It may look intimidating, but if you can master the curveball, it can be a devastating bat-misser. A pitcher needs to consistently land their curveball where they want it in order for it to have any impact on hitters.
A good curveball should begin high or even in the top of the strike zone and break rapidly as it approaches the plate. It should cause panic among opposing batters as it gets closer, giving them time to prepare for what comes next.
Flaherty has the ability to throw a curveball, but he needs to find the correct release point and spin on it in order to make it an effective bat-misser. Furthermore, he must learn how to manage his emotions so they don't lead him into making costly errors.
In any event, he has a great chance to become an MLB starter in the near future. His delivery and frame suggest he is capable of handling the position, while his raw stuff suggests he could develop into an innings-consuming mid-rotation arm.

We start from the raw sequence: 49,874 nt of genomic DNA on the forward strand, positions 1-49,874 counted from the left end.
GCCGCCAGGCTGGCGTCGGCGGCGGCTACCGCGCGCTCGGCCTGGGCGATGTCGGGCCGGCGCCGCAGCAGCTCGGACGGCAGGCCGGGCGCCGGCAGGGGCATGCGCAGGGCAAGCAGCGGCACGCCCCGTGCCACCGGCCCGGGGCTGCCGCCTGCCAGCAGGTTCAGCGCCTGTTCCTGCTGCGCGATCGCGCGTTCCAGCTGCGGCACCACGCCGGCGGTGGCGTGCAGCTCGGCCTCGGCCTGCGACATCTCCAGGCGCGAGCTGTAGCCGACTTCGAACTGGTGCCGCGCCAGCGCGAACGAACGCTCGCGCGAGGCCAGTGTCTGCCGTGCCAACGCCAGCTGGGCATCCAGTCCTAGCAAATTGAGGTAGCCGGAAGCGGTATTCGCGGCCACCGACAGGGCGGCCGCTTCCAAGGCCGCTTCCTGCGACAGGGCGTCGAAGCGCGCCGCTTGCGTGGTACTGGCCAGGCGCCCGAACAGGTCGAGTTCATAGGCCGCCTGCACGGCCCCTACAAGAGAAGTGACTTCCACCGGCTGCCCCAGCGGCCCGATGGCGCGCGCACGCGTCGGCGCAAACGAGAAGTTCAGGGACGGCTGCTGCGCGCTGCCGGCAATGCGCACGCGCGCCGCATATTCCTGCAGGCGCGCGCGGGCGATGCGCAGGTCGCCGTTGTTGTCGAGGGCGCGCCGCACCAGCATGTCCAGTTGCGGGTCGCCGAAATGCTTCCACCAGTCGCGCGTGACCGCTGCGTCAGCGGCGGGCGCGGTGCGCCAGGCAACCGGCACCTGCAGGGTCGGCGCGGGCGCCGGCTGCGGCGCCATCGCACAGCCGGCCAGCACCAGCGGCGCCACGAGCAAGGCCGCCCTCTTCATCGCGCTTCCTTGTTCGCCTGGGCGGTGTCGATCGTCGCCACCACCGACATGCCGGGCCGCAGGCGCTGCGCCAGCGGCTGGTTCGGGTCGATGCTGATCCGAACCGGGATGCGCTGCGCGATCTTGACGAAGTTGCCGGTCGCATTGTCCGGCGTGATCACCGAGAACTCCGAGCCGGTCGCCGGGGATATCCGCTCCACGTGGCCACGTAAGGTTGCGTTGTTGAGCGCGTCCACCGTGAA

In the fourth inning, Flaherty turned to an option he introduced a few years back to help pitchers through extended spells of high pitch counts: the changeup. And it worked perfectly.
Flaherty's changeup is one of his top pitches, producing swings and misses at a similar rate to some of the game's best. That's great news for fans!
But the changeup lacks much movement, which means hitters often take it into the middle of the plate. Additionally, its late drop as it approaches makes hitting it difficult.
Flaherty has an excellent feel for a slider, but he needs to refine it with more spin and tilt in order to get it into the strike zone. Furthermore, he must learn how to throw the breaking ball consistently.
Flaherty's slider is his second most used pitch and an effective one. His command of this pitch and consistent release points across all pitches add to their effectiveness.
His slider is similar to Verlander's and it induces pop ups at an impressive 14.7% rate. Additionally, it's an effective pitch for controlling contact authority; ranking 3rd in Adjusted Liner Contact Score and 4th in Adjusted Grounder Contact Score.
He is adept at getting his fastball to extend, which has been a key factor in his success. Additionally, it's his most reliable and hardest-throwing pitch.